John and I saw one another regularly. We spent winter weekends snowshoeing or cross-country skiing. When the weather turned milder, we hiked the Bruce Trail east of Toronto, listening to hawks screaming in the maple forests. The following summer, John introduced me to canoeing in Algonquin Park. I learned how to paddle, how to stern using a J-stroke, and finally, how to get out of a canoe without falling into the water yet again. In the fall, we spent weekends hiking in Killarney, or cycling on Manitoulin Island.
Winter returned. We went winter camping, and I learned how to build a quinsy – a sleeping cave out of hard packed snow. We had been dating for more than a year. We both felt comfortable and easy with one another. My girlfriends teased me, “Oh, he's just a friend, is he?” In early March of 1994, John and I flew to Thunder Bay to spend a long weekend skiing with his university friends in a cross-country ski race. The evening after the race, after all the friends had gone, we lay in bed talking about the future. John said he was considering travelling to Europe. Suddenly I envisioned life without him. My heart shrank. It was then that I realized that Too Young had carved a room in my heart.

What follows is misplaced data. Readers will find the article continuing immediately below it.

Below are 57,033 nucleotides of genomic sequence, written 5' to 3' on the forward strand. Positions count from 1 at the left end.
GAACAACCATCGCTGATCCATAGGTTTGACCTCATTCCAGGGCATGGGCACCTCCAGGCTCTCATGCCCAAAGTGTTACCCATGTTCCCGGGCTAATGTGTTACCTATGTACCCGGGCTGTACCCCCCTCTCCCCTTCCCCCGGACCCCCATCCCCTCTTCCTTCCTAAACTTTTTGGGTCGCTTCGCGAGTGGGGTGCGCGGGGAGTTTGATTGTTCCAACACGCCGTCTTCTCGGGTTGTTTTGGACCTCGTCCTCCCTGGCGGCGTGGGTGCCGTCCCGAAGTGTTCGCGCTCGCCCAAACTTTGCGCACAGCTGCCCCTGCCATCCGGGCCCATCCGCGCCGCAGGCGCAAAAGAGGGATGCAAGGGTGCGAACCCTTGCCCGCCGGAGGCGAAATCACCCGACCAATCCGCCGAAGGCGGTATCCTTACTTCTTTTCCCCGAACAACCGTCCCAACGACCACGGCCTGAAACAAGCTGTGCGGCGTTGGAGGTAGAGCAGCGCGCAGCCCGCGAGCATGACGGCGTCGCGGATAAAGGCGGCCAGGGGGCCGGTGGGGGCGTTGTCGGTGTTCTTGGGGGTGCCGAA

And, as it turned out, I had settled into John's heart as well. He never did board a plane for Europe. Instead, that summer we rented a house together, and a year later were married.